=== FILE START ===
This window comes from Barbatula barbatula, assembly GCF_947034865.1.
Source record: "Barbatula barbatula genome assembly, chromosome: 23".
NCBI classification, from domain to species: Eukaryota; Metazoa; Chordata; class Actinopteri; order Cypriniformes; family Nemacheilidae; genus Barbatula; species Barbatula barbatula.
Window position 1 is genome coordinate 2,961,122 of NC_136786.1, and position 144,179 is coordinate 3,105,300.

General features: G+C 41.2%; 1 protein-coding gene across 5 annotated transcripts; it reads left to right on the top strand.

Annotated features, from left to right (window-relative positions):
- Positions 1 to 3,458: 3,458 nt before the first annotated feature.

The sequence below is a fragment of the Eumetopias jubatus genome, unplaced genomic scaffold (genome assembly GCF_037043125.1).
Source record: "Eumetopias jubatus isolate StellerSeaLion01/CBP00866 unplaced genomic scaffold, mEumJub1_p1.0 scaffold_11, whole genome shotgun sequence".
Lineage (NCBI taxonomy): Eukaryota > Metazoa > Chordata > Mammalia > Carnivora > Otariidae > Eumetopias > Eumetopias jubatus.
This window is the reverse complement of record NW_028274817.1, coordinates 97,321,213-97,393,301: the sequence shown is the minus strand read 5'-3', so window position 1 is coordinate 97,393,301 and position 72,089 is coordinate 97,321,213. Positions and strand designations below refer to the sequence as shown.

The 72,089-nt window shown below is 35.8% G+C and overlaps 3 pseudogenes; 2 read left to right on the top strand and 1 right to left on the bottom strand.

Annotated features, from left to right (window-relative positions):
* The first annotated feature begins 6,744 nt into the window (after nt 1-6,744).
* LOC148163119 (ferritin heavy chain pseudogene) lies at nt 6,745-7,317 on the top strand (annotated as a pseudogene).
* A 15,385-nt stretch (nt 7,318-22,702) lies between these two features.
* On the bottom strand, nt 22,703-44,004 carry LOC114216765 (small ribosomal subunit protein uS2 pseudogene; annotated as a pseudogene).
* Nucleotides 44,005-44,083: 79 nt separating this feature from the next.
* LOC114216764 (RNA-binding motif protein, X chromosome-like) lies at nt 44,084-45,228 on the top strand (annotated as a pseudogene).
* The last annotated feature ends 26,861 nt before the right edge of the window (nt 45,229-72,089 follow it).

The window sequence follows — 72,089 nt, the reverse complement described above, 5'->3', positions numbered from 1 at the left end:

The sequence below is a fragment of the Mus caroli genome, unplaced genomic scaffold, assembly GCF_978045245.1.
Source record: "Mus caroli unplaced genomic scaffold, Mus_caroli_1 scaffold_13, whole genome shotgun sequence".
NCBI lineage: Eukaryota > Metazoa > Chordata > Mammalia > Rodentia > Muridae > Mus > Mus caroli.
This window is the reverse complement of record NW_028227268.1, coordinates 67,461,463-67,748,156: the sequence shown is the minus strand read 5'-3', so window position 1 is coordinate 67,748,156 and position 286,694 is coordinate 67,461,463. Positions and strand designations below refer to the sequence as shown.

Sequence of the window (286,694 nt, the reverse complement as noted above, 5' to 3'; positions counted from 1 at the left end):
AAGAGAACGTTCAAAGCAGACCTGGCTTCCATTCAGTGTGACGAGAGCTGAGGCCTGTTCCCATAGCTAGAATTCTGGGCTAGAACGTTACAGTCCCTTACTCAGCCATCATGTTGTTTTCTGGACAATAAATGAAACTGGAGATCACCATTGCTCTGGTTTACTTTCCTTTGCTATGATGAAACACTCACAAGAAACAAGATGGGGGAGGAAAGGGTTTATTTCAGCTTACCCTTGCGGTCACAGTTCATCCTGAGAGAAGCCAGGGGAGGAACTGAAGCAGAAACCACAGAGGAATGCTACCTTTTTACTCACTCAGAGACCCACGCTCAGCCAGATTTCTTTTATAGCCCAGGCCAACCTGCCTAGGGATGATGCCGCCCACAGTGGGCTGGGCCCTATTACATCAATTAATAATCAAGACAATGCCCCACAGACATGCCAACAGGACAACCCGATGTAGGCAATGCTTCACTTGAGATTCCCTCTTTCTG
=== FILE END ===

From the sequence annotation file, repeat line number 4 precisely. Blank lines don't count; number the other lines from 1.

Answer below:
Window position 1 is genome coordinate 2,961,122 of NC_136786.1, and position 144,179 is coordinate 3,105,300.